Lack of important nutrient causing rickets, osteoporosis
Millions of Americans may not get enough vitamin D, a nutrient important for strong bones. It is a problem made worse in the winter, when the sun’s rays are not intense enough in most of the country to help bodies make the sunshine vitamin.
Substituting food can be difficult because of a lack of vitamin D-rich options. Already doctors are urging that breast-fed babies get vitamin D supplements to fend off a shocking return of rickets, a soft-bone disease, most often seen in children, that was thought eliminated decades ago. With increasing evidence that adults too may lack the nutrient, scientists are debating whether it is time to pump up everybody’s level of vitamin D.
Vitamin D helps bones absorb calcium, and rickets marks just the worst deficiency, specialists told a recent National Institutes of Health meeting to assess the issue.
In adults, bone-weakening osteoporosis “cannot be prevented at currently recommended doses,” said Dr. Robert Heaney of Creighton University, a specialist on bone health.
Government blood tests suggest a surprising number of Americans do not get currently recommended amounts, especially those with dark-pigmented skin that does not produce as much of the vitamin from sunlight.
Half of black women of childbearing age lack enough vitamin D in their blood during the winter and 30 percent in the summer, according to studies from the Centers for Disease Control and Prevention. That compares with 11 percent of white women in the winter and 2 percent in the summer. Levels among Hispanics fall in between.
TIME TO RAISE THE RDA?
The NIH is now facing two questions: What to do about people who do not meet today’s allotment and whether it is time to raise everybody’s recommended dose.
Both will require much more research, says Mary Frances Picciano of the NIH’s Office of Dietary Supplements.
In England, researchers writing last week in the journal Lancet urged that children below the age of puberty and pregnant women receive vitamin D supplements as a “safety net.”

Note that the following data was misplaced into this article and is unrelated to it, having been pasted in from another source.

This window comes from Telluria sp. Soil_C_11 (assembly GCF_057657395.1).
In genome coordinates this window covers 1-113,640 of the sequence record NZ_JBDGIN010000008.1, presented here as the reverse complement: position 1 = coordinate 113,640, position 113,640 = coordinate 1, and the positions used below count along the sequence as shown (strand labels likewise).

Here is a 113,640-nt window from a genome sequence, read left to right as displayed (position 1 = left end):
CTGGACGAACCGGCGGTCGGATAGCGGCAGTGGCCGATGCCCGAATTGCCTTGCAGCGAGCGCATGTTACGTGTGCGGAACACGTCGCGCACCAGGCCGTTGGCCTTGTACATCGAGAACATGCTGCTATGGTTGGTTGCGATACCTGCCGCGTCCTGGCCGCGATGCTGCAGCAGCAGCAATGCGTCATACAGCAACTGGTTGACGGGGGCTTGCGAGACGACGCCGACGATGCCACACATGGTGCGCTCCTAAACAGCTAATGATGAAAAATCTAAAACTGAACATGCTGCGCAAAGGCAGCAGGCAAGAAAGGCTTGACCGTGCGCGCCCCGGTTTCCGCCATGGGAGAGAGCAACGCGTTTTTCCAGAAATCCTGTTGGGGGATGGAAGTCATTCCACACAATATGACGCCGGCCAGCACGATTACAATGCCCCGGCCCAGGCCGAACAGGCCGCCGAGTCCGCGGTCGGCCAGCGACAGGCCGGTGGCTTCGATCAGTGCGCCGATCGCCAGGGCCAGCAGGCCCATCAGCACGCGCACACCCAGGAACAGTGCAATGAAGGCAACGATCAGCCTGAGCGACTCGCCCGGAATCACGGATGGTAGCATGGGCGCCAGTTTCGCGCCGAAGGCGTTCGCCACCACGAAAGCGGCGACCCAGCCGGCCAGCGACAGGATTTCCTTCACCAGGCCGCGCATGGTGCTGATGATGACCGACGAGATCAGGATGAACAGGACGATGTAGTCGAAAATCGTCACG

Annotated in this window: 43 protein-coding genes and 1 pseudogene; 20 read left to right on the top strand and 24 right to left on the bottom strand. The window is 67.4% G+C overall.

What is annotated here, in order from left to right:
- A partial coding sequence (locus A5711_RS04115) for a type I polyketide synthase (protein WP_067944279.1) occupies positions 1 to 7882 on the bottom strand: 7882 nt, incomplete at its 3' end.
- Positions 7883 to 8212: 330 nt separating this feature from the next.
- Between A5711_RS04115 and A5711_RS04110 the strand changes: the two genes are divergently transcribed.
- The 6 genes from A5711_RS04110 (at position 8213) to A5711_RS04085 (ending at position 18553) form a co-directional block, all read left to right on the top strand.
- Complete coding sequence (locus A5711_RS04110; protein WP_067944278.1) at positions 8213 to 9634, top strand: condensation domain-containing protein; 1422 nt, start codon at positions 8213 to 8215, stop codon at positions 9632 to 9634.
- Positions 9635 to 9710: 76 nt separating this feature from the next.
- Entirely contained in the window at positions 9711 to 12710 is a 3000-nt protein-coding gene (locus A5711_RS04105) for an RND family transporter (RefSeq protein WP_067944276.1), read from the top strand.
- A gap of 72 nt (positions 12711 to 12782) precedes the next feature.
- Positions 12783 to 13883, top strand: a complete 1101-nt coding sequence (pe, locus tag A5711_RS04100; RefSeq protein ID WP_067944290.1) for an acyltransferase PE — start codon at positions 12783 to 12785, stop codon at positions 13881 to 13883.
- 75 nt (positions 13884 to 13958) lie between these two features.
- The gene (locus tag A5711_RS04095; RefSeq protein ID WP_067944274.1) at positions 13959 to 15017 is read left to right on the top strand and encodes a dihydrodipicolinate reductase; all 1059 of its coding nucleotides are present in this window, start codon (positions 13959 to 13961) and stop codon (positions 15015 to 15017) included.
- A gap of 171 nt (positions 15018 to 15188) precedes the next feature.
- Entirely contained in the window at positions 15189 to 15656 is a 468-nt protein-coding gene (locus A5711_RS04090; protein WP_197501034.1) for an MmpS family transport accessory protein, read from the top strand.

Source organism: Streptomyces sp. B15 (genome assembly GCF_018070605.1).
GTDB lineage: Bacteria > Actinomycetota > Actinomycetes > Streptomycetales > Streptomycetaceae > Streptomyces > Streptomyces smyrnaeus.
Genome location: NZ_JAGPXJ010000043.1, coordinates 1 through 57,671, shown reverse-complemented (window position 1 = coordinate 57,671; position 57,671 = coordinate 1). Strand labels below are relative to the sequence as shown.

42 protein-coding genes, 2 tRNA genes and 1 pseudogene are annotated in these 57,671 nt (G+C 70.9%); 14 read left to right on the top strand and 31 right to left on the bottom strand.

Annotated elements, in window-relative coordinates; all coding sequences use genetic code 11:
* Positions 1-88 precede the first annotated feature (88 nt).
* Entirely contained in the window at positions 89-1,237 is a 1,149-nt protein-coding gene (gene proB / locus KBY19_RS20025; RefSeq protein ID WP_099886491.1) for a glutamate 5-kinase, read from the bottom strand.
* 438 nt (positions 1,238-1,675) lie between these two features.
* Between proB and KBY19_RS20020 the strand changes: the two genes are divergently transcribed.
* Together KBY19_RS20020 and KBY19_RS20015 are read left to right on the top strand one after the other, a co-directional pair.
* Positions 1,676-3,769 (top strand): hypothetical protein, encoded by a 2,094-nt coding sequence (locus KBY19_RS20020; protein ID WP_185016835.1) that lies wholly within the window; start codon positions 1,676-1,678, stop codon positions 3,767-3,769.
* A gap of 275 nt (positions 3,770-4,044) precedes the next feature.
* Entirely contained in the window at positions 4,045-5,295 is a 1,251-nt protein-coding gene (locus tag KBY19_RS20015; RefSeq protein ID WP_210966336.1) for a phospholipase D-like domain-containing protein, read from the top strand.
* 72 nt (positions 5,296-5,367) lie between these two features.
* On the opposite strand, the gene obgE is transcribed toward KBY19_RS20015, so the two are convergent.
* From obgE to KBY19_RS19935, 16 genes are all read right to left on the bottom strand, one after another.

While NIH considers what to recommend, people should make a special effort to eat foods fortified with vitamin D, advises CDC epidemiologist Kelley Scanlon. “We can’t rely only on sunlight exposure.”
The best natural sources are fatty fish such as salmon — a serving provides 90 percent of today’s recommended allotment. Smaller amounts are in organ meats, egg yolks and mushrooms.
Some other foods are D-fortified. A cup of milk contains a fourth of the daily requirement; last spring, fortified orange juice began selling with just as much.
Contrary to public perceptions, few other dairy foods contain vitamin D. Only a few yogurt brands do, providing about 10 percent of the daily dose, says Mona Calvo of the Food and Drug Administration. Remaining options are fortified breakfast cereals and canned children’s spaghetti.
FORTIFYING FOODS WITH VITAMIN D
“Is there a need for more fortified foods? I would argue there is,” Calvo says. She adds, “We need to identify novel foods for D fortification that are tailored to vulnerable populations.”
Standing outside 15 minutes a day three times a week lets the skin produce enough vitamin D most of the year, says Dr. Michael Holick of Boston University. But workaholism and legitimate fear of skin cancer — sunscreen blocks D production — limit how much Americans produce even in summer. Winter sunlight is not intense enough at most U.S. latitudes to produce any, Holick says.
Without enough vitamin D in infancy, bones do not harden, which causes bowed legs, stunted growth and pain.
Though eradicated with milk fortification, rickets was found by the CDC to be on the comeback: 9 of every million babies age six months to 1 year were hospitalized for rickets in the 1990s; most were black.
Doctors began in April recommending D supplements for all breast-fed infants until they are switched to fortified milk or formula. Beyond childhood, too little vitamin D can weaken bones and cause muscle pain. There is some evidence that the vitamin helps prevent colorectal cancer and some autoimmune diseases, but more proof is needed.
Vitamin D consumption is measured in IUs — international units — a standard measurement for vitamins. Today, adults are supposed to get 200 IUs a day until age 50. Because vitamin D production drops with age, people age 50 to 70 need 400 IUs a day, the elderly 600 IUs.
Yet studies show: Even when black women reported taking vitamins, 12 percent remained D-deficient, the CDC found. That questions the adequacy of their dosages.
Heaney cited one study that men needed 1,000 IUs a day during Nebraska winters to keep their vitamin D levels from dropping.
A study of 2,600 healthy Britons given 800 IUs a day saw their risk of bone fractures drop 33 percent, he said, suggesting today’s doses are insufficient to protect bones.